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About Stash

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    SE PA

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  • Location
    SE PA
  • Occupation
    Self employed- Landscaping

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  1. Good on ya, Michael. Good anvil, good size and looks to be in good shape. Your little anvil now has a big brother. Enjoy. Steve
  2. (Blush) you all are too kind. Thx. Indeed a good time was had by all. It was a pleasure to break bread and burn coal with you,John, and the forge is open whenever you're in the area. I never told you- the hold down was a chunk of buggy wheel axle. Once I had my way with the wheel, that was all that was left. 1 1/4"round steel with a 90 degree bend in it, and I had a lightbulb moment. I usually go for that above all my other hold downs. Steve In 37 years of marriage, my wife has never seen my upper lip.
  3. Bart- I'm drooling on my keyboard. You scored a beauty. Now wipe that smile off your face and get to work on it. Steve
  4. Slanwar- I'm in Quakertown, the best bet is just north in Coopersburg- Coopersburg Bagging. They bag and sell coal- that's it. Mostly anthracite, but they do a fair amount of bituminus from the Fisher mine up north of Rte 80- it's really good stuff. They don't always have it ready to just pickup, so I usually stop in and order a 1/2 pallet and they call me when it's ready. Best to call ahead. If you need the # PM me. Steve
  5. I’ve used the Hori-Hori but it tends to be tough on my wrist. My favorite is the chopper style. The wood handled version was made from approx 5” of 1 1/4” breaker bit, forged and normalized. I do all my weeding, as well as planting small perennials, ground covers and bulbs with it. I took it on the job everyday. (I was a landscape contractor). The 1 piece chopper was made from ~ 5” of 1” rebar that I dug up at a job. It was more of a forging experiment, but it has good balance and gets used every so often. Steve
  6. Slanwar- plenty of coal in eastern PA. Go to the PABA website John mentioned, you should be able to find the link to the Striker, our newsletter. Must be 4 or 5 coal suppliers in the area but you might need to head north or west. Berks Co around Reading, Lancaster Co, Lehigh Co S of Allentown, and Stroudsburg all come to mind. Steve
  7. Replying here on a new device, so bear with me if it all goes pear shaped. My go-to daily hammers are at the anvil. Tier 2 are on basic nail racks on a wood table. The rest are on a reclaimed typewriter table with 3 ranks of doubled rebar. (A typewriter is a primitive mechanical word processor type device that was once common in offices, homes and businesses). I tend to go for the down and dirty when it comes to just about anything I do. It ain’t pretty but it works Steve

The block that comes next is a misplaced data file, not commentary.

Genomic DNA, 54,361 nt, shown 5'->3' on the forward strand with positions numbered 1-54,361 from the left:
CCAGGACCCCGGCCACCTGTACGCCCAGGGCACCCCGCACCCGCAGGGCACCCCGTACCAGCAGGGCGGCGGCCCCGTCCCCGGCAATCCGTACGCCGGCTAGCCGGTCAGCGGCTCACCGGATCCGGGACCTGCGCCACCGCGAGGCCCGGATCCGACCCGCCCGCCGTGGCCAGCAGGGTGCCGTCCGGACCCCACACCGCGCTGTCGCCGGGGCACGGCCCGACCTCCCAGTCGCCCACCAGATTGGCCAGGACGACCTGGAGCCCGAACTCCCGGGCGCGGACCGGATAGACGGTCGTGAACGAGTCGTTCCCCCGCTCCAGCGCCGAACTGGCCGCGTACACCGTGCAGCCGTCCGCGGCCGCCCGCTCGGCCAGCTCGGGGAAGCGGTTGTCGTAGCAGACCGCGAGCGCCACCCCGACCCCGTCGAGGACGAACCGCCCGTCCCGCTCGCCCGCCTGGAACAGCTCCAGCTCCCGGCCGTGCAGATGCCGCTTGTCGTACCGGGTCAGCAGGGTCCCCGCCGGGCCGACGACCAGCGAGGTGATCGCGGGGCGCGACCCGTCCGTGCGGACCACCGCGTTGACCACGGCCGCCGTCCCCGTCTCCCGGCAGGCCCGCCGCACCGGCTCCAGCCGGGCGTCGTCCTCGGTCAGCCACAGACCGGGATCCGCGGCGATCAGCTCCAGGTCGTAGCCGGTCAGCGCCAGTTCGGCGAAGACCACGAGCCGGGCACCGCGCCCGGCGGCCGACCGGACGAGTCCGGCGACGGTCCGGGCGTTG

8. Wow, glad you're OK John. Definite code brown moment there. I've been using the diamond discs for a while, and have been pleased with them. Steve
  9. Wow, that's a shame. Glad you knew better than to buy that abomination. Steve
  10. I put in a Hofi style side draft and am very pleased with it's performance. Mine is a 1/8" steel box 13" square by 4'long, poking thru the wall about 2 1/2 '. On the outside I fabbed up a simple flange and attached my 12" dia round galv duct pipe, 10 ft up to a wind turbine cap. I have a few small drain holes in the rear bottom seam and have not had any issues. On the inside I have a simple mousehole, and I made sure the opening was smaller than the area of the flue pipe. It works great, and like you said, no roof penetrations. To answer your questions, 1)Just make sure the flue pipe is large enough- !0" would be the minimum, larger is better, and make sure it extends tall enough. I shouldn't think there are any special considerations for charcoal- I use coal. 2) I answered how I handled it 3) Where it passes thru the wall I gave the whole thing ~ 2' clearance all around from any combustible material- framing, siding, etc. I then sealed the opening up with some sheet metal- my own version of a thimble. Hope this helps. Steve
  11. Lee Sauder has done something similar- he called it an Aristotle furnace. He has an interesting write-up on his site Looks like a fun project, Matthew. You going to try to forge something with your bloom? Steve
  12. Could you get a slightly longer belt and put a single twist in it? Then shim the motor slightly out of plane so the belt won't rub itself. Steve
  13. Mr Slag- I had a friend who went from teaching to writing, so I adapted: "Those who can, do. Those who can't, teach. Those who can't teach, write." He got and stayed pretty mad at me, until in the fullness of time he showed me a check he got for a screenplay. I just slunk away. Steve
  14. Good luck Ranger, let us know how it goes. By the way, no need to quote an entire post- some folk around here still do the dial-up thing. It is still early enough in the thread. Steve
  15. You could also rig it up with a wheelbarrow type of wheel/handle setup. Two larger wheels on the front legs and folding or removable handles on the other end. Brace the legs a bit with a few diagonals and you will easily be able to handle quite a bit of weight, and keep the table full sized. Steve